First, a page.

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What Are The UK Building Regulations For Stairs & Steel Banister Rails?

What Are The UK Building Regulations For Stairs & Steel Banister Rails

At GLW Engineering, amongst the many quality steel products we make are bannisters and railings. These simple devices are literal lifesavers, protecting users from falls, drops, and trips on stairwells and high platforms. Download our fantastic FREE Guide To Railings & Handrails!For those reasons and more, UK law (as of 2010) now mandates an obligatory set of criteria that governs the construction of any stairwell built in Britain. These changes have also meant that bannisters and railings must be built in certain circumstances by law.

All new builds and renovations must follow these regulations or risk being billed over-the-odds for 'Section 36' work. If any vital safety features are missing from the building, the government steps in via Building Control to complete the work that the property owner should have planned for. Deliberate breaches can result in a hefty fine.

Full details of when and where you should install steel bannisters can be found in Approved Document K: Protection from Falling, Collision, and Impact (Second Revision, HM Gov, 2013). Here's a summary of what you need to know when commissioning or installing stairs and steel bannister rails in the United Kingdom.


Stairs

Stairs are now divided into three separate categories: private (as used in houses and gardens), utility (escape, maintenance, and access routes), and general access (retail, office, public service, and communal stairwells).

The maximum safe pitch of any stairwell is 42 degrees. The maximum rise of a step should be 220 mm. The maximum going should be 220 mm. 2R+G=X (where X is the safety variable) should have X equal between 550mm and 750mm for a safe stairwell.

Stairs may contain 36 consecutive risers (steps) in domestic dwellings, but only 16 in general access settings. Half-landings must be installed to ensure this. Clear landings must also be present at either end of the staircase. All risers must be completely level and uniform, with the same measurements used for each step. Any nosings must be at least 16mm minimum. Open risers are permitted up to 99mm. There should be at least 2000mm (2m) of headspace clearance at all points on the stairwell.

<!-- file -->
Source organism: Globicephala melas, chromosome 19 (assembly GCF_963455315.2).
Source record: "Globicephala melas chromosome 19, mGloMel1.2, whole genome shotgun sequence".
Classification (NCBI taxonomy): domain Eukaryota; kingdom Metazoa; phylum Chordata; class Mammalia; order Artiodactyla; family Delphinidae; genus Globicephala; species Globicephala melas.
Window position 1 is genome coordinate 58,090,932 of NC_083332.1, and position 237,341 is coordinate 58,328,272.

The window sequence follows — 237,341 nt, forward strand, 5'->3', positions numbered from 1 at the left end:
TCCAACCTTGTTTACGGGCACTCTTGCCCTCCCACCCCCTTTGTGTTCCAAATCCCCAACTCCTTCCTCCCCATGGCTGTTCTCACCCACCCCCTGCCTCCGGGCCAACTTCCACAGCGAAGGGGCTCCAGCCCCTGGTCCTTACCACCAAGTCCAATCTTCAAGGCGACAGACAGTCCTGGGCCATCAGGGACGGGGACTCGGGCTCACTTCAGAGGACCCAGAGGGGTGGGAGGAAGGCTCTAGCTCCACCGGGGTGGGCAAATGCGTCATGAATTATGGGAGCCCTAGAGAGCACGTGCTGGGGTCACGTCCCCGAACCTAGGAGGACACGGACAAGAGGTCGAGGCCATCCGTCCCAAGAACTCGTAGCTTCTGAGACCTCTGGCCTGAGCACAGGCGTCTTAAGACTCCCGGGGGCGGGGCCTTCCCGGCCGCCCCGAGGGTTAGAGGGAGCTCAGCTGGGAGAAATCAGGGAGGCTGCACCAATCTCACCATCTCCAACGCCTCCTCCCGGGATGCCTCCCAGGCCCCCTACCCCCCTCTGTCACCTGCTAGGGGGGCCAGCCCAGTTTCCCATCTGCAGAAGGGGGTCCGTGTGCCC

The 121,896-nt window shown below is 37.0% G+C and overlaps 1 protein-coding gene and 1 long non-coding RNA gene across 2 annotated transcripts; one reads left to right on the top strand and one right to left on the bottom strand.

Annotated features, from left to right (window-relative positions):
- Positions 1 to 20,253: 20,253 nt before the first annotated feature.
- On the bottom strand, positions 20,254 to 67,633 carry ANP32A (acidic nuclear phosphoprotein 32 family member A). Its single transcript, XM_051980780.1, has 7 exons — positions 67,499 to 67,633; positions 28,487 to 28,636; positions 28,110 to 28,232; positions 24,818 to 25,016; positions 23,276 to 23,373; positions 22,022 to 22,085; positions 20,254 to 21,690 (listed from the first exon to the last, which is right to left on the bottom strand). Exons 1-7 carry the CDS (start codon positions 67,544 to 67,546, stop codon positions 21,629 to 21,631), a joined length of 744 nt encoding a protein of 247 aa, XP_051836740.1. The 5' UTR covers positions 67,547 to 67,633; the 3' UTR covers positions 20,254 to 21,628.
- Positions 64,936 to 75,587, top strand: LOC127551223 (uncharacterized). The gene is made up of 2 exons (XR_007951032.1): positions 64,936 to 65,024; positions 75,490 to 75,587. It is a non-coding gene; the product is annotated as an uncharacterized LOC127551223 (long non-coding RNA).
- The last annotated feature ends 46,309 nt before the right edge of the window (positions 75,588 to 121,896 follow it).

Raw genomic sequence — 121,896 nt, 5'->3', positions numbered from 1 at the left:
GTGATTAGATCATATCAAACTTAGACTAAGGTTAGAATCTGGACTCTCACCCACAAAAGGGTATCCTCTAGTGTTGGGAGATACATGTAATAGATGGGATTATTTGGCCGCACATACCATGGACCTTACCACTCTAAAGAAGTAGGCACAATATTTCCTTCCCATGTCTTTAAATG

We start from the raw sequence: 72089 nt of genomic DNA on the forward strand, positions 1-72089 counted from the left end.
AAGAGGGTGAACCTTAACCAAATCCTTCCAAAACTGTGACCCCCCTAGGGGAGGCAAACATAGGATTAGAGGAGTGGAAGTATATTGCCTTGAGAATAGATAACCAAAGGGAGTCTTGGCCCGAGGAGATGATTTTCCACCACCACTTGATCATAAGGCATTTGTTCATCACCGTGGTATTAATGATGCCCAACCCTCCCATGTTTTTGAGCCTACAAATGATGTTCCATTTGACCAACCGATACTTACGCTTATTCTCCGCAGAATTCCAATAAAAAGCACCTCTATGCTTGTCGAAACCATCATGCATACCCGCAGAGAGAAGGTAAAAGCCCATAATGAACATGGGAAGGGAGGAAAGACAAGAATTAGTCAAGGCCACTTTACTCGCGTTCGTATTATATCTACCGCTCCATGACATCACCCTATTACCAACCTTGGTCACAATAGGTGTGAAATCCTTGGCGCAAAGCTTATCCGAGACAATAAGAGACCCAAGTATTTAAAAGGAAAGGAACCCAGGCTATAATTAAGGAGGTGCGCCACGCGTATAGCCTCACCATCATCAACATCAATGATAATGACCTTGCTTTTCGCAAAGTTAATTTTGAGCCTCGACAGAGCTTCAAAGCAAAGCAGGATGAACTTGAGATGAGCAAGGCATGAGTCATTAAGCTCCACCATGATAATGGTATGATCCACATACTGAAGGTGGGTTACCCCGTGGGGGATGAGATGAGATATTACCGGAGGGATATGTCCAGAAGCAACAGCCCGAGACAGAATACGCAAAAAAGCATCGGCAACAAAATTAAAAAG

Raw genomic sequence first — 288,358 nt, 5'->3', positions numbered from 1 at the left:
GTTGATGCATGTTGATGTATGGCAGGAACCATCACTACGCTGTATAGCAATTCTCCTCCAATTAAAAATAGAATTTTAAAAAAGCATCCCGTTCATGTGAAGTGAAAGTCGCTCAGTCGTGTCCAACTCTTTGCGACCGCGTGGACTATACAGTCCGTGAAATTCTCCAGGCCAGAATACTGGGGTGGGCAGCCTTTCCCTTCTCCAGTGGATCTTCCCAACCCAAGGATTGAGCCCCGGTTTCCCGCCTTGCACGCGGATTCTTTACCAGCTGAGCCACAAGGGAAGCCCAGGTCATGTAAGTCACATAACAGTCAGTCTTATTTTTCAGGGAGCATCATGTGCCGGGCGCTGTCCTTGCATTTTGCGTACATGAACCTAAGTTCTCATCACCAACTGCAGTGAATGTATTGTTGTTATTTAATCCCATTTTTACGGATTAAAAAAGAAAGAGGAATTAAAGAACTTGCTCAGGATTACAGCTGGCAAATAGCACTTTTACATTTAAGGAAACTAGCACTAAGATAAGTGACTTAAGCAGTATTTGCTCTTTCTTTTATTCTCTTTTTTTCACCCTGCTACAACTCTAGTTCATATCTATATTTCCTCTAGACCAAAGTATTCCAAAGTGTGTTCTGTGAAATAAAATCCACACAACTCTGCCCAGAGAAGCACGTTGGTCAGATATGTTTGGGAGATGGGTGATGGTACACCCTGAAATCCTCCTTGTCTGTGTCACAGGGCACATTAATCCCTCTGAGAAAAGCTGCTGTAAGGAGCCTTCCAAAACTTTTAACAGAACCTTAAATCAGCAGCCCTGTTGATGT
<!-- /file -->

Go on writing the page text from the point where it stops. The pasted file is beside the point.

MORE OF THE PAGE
There is no minimum width recommended for a single staircase. The maximum width is 2000mm. However, any railings, bannisters, or handrails placed before this point count as dividers that create a single stairwell on either side.

With general access routes, a mobility-friendly alternative to stairs must be installed on all new builds. Similarly, a continuous handrail should be installed alongside the flight of any ramp or raised walkway.


Bannisters & Handrails

Handrails must be installed on at least one side of the stairway if it has a width of less than 1000mm (1m). Stairs 1001-2000mm (2m) in width must have a handrail installed on both sides.

Handrails are always required on stairwells with more than 4 consecutive risers regardless of stairwell length, riser width, or riser height. Bannisters and safety railings should be installed to block off any open drop exceeding 2 risers or 600mm in height. These are known as guardings or guard rails.

As with open risers, any bannister gaps on a guarding or rail should not exceed 99mm in either width or height. A 100mm sphere should not be able to pass through your bannisters at any point on the stairwell. Continuous handrails extending onto landings and corridors can be installed, but only if the handrail matches the level of the guard at the top and the route is classified as general access.

The top of the handrail should be positioned and installed perpendicular 900-1000mm from the pitch line of the floor. A secondary safety handrail can be installed at 600mm (exactly) if needed. All handrails and bannisters must be a different colour from the surrounding stairs and walls, easily visible, slip-resistant, and not liable to rise or fall to an uncomfortable or unsafe temperature. Handrails must always be made of a material that the average person could easily grasp. Handrails and bannisters should not intrude out onto the stairwell or contain features that might snag clothing, hair, or accessories.


Our Recommendation

While handrails and bannisters can be made out of any solid material, at GLW we recommend our processed steel for cost-effective, low-maintenance safety and security. Please call 01945 464637 to discuss your requirements.

Image source: Pixabay

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